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Robert Wagner is responsible for Hollywood actress Natalie Wood's drowning death off Catalina Island near Los Angeles in 1981, according Dennis Davern. Davern was the captain of the boat on which Wood was sailing when she drowned.
Now, three decades after investigators concluded that her death was a tragic accident, her case has been reopened.
It's a new development in a case that has long been shrouded in mystery. Wood, the star of such iconic movies as Miracle on 34th Street and Rebel Without a Cause, died at the age of 43. Her body was found floating in the water. The actress was wearing a nightgown, socks, and a down jacket.
It was a sad death for Wood, who had previously said in a televised interview that her greatest fear was "dark seawater."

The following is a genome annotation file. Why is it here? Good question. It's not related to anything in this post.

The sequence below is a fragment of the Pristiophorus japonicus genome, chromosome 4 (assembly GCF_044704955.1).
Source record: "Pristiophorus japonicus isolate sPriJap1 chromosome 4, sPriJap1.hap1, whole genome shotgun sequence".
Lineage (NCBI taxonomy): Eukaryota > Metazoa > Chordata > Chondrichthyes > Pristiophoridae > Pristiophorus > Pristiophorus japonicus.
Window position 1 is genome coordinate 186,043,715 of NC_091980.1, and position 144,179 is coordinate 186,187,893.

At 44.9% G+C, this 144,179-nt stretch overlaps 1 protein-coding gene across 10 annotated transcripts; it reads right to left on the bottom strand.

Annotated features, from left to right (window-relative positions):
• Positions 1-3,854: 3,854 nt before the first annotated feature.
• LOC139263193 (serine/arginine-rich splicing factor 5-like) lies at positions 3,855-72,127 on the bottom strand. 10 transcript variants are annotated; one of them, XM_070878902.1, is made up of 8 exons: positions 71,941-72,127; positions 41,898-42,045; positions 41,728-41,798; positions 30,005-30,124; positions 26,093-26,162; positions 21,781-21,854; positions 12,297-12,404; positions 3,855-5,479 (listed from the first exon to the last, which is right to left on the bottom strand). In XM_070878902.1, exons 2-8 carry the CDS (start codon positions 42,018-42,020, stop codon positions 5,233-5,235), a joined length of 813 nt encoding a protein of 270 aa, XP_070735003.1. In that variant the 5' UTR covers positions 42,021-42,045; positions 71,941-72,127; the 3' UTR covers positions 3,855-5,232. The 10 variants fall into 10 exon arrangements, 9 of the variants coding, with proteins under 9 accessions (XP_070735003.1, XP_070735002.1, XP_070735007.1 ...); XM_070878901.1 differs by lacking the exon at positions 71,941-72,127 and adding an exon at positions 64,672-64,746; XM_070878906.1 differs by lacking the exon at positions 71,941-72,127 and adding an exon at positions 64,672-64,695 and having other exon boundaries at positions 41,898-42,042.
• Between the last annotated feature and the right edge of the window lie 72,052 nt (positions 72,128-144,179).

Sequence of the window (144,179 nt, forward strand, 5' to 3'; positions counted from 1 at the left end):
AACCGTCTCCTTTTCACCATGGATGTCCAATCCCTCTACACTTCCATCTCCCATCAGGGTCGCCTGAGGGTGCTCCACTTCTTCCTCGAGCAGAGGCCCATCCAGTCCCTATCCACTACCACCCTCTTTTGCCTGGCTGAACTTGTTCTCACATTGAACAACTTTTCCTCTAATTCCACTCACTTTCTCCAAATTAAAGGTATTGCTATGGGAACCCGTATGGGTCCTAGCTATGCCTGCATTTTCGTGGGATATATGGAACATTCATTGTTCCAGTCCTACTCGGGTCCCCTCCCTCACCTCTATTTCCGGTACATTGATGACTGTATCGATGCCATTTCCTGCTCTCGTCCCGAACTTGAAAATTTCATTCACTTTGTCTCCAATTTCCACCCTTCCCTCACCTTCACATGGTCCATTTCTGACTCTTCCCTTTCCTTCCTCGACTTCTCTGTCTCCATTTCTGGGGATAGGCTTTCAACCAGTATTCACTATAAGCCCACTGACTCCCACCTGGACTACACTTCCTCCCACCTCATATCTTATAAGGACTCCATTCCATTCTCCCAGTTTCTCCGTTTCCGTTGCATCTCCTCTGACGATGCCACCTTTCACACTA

Her death was also curious. She was on the boat at that time with her then-husband Robert Wagner and their friend, Christopher Walken. There was speculation that Wood's death was the result of a fight that took place between her and her husband.
In California, there is no statute of limitations for murder charges or other offenses that may be punishable by life in prison. This means that no matter how long ago the murder took place, an action can be commenced at any time.
But, murder charges are typically only for intentional killings. If the death was accidental or the result of negligence, it's more likely that charges of involuntary manslaughter would come down.
In that case, it's probable that any criminal prosecution will be barred. Felonies that are punishable by 8 or more years in prison must be commenced within 6 years of the offense. Offenses punishable by any imprisonment must be commenced within 3 years.
Since it's been 30 years since Natalie Wood's death, if the investigation shows that Robert Wagner was responsible, but her drowning wasn't intentional, he likely cannot be prosecuted.